So Timothy Berners-Lee had written his document in 1989 but he hadn’t actually uploaded the first web page yet, that happened at the end of 1990. But Douglas Adams created this bizarre documentary about Hypertext where he basically, well, you’ll see. Tom Baker makes an appearance and basically talks about something that sounds a little bit like Google.


There is a precursor to almost everything that we are dealing with now and almost everything that I am going to be talking about in this talk.

There is even an early version of gifs. What was really interesting was when I was listening – I actually discovered this through a podcast, and there was a guy on the podcast who talked about in the early days of the World Wide Web, I guess it was maybe around 1991, he read every single web page that existed, in a week. He read the web in a week.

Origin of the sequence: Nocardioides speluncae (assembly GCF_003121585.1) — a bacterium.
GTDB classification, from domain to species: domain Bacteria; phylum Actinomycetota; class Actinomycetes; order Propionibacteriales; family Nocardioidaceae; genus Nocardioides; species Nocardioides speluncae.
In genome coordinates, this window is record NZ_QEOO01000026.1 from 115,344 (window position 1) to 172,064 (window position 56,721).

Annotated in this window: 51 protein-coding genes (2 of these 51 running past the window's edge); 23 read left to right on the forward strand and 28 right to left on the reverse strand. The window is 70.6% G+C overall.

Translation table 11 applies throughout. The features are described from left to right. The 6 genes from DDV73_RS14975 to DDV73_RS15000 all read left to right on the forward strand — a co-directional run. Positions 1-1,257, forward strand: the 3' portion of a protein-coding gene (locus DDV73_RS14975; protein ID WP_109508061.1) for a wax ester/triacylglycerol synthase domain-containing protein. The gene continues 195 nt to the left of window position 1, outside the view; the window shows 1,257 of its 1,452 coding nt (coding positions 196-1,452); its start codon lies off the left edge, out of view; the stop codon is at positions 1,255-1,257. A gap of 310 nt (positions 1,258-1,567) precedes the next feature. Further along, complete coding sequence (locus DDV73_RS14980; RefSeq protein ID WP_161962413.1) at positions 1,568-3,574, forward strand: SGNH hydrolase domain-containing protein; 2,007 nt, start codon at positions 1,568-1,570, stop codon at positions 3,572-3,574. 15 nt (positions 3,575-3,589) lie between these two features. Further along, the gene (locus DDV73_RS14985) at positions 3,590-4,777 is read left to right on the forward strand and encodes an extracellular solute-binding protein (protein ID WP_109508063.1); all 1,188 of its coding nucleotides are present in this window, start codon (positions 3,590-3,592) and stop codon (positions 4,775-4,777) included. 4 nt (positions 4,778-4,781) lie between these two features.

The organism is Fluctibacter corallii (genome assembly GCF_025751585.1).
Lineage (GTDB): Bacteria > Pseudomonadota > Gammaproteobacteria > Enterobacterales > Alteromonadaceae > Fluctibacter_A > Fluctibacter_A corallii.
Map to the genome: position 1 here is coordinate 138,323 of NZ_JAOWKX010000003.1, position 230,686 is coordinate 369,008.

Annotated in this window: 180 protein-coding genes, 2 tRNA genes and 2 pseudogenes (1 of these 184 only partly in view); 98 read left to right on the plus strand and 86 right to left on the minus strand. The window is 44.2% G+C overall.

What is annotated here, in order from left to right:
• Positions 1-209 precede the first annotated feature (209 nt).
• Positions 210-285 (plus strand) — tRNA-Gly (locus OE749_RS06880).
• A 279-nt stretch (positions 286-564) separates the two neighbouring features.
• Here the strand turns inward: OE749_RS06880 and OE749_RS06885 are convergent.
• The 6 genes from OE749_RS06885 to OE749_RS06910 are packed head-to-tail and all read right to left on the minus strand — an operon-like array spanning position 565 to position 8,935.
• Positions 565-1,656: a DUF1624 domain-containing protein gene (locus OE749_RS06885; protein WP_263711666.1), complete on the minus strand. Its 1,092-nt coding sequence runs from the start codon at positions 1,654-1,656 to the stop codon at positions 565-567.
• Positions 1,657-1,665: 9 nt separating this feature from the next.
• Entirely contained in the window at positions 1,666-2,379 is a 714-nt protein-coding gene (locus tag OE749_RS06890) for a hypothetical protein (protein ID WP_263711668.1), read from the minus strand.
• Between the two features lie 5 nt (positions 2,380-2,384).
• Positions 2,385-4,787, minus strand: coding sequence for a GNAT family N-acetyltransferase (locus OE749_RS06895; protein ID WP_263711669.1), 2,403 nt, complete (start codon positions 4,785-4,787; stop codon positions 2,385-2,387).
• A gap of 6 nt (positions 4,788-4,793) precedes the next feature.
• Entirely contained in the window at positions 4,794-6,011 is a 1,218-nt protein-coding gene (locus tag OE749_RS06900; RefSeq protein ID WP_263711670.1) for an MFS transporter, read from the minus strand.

This historical digging is something that, the more I have become involved in this space, the more interested I have become in it. I think that we can see a lot of clues to what we are doing now.

If you look at Hyperland for example, you realise a lot of the ideas we have now are not that new, it is just the way that we are able to realise them because we have the tools now. Back here you just had Tom Baker as an agent.

But it is really important always to not think about technology in black and white terms. Technology cannot fix everything. Obviously, x-ray machines are fantastic; they show us broken ribs. But we still need to fix them somewhat manually.

But it is really important always to not think about technology in black and white terms. Technology cannot fix everything. Obviously, x-ray machines are fantastic; they show us broken ribs. But we still need to fix them somewhat manually.